Gastón Acurio and Ferran Adria payed a special visit to Washington, D.C. where they celebrated the first edition of the Festival of Ceviche and Pisco, which was named after Perú's most famous dish and drink.
Acurio and Adria payed homage to Perú's food culture and presented their documentaryPerú Sabe: Food as a Social Weapon, which features the story of the country's socio-economic revolution through cooking. “This documentary is the result of a wonderful voyage across the different regions of our country, it is a testament to how Peruvian food is a good recipe for social development,'' Acurio said.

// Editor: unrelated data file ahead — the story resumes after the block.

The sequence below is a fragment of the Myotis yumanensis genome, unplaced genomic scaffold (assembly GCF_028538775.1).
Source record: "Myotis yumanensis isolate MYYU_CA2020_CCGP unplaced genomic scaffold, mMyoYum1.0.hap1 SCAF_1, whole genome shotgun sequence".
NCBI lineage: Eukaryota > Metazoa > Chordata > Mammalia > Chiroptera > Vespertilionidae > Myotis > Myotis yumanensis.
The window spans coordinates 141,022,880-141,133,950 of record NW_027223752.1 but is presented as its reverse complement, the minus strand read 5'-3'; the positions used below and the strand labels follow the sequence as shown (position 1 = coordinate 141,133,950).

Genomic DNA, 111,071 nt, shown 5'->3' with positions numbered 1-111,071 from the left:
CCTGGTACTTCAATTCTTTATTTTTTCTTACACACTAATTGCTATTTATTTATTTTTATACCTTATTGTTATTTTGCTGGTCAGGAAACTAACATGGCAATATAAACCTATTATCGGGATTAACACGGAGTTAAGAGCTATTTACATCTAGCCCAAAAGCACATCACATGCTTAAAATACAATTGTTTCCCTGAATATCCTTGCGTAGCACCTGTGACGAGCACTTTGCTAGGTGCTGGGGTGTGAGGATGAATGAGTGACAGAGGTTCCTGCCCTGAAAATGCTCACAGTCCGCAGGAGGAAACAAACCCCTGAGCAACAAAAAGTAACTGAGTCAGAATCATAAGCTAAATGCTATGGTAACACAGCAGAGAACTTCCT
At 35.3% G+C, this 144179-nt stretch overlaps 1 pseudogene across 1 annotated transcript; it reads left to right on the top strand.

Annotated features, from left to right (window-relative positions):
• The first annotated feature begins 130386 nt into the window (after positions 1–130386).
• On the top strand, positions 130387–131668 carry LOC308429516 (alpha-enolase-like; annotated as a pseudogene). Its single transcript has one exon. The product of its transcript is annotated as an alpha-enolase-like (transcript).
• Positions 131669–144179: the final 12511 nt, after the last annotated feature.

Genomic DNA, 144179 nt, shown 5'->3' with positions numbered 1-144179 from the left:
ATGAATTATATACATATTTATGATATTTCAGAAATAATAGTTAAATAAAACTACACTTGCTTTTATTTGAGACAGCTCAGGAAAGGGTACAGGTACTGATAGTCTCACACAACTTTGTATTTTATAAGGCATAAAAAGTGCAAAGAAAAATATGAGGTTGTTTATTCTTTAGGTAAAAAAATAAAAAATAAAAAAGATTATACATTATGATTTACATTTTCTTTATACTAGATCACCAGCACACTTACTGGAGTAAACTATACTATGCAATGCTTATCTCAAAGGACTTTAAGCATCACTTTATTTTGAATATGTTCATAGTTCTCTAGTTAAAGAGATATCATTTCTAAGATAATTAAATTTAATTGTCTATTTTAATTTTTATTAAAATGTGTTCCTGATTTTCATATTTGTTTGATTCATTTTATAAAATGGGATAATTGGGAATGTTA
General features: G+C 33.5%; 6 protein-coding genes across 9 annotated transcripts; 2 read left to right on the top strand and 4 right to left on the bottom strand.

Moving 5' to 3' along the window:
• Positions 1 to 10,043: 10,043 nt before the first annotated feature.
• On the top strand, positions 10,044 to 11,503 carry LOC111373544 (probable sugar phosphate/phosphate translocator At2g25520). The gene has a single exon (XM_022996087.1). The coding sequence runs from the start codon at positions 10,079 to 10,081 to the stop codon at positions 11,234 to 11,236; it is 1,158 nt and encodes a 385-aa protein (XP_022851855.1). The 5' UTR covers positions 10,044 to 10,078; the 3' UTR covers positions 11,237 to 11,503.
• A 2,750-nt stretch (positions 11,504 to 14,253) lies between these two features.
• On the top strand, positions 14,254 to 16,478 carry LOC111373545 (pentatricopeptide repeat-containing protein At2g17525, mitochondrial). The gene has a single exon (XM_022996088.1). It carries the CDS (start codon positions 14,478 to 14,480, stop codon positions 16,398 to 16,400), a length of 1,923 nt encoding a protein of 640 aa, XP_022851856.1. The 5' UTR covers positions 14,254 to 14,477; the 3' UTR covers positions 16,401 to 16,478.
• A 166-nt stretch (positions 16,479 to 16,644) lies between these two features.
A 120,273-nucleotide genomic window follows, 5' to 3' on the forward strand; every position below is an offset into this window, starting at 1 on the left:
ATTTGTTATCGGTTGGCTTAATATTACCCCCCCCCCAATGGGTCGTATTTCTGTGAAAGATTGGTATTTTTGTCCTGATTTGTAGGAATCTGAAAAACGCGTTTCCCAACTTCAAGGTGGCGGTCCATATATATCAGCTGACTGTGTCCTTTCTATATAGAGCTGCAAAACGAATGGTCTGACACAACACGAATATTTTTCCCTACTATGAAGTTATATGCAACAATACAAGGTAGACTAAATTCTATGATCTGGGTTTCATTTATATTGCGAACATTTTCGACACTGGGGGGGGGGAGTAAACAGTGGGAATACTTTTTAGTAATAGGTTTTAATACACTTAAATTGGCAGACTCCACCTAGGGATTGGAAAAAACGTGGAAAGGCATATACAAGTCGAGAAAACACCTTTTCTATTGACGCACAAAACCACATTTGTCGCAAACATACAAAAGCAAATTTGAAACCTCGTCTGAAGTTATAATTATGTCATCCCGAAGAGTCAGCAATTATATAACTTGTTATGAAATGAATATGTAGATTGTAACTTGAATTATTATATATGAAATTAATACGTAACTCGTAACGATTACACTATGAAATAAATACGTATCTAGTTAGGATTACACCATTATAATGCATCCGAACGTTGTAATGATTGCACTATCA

Adria, who recently gave advice to recession-struck restaurants, told Spanish news agency EFE that this culinary ''revolution'' is ''one of a kind in the world'' because Peru is a nation ''with self-esteem'' that can be an example for others to follow.
But Acurio took it further: ''We dream of our cuisine being everywhere in the world...There are Italian restaurants in every corner of the world. We want the same for Perú.'' However, the chef acknowledged the difficulty of exporting his national cuisine while his country still battles poverty. ''We cannot allow this incoherence.''
Acurio and Ferran were joined by José Andrés (pictured above, far right) a Spanish chef that has made a name for himself in DC through his avant garde cuisine at his restaurant minibar.
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